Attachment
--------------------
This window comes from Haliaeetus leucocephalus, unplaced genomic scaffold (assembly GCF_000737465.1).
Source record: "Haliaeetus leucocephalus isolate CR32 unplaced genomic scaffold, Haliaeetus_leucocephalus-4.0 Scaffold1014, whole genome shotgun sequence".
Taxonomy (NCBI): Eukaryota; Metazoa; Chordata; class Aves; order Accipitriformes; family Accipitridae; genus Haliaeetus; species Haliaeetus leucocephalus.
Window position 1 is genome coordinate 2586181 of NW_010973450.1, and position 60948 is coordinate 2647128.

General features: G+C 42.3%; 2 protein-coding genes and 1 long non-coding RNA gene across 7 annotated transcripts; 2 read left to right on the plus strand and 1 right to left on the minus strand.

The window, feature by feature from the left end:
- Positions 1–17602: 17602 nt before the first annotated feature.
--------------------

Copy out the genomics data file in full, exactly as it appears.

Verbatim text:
This window comes from Haliaeetus leucocephalus, unplaced genomic scaffold (assembly GCF_000737465.1).
Source record: "Haliaeetus leucocephalus isolate CR32 unplaced genomic scaffold, Haliaeetus_leucocephalus-4.0 Scaffold1014, whole genome shotgun sequence".
Taxonomy (NCBI): Eukaryota; Metazoa; Chordata; class Aves; order Accipitriformes; family Accipitridae; genus Haliaeetus; species Haliaeetus leucocephalus.
Window position 1 is genome coordinate 2586181 of NW_010973450.1, and position 60948 is coordinate 2647128.

General features: G+C 42.3%; 2 protein-coding genes and 1 long non-coding RNA gene across 7 annotated transcripts; 2 read left to right on the plus strand and 1 right to left on the minus strand.

The window, feature by feature from the left end:
- Positions 1–17602: 17602 nt before the first annotated feature.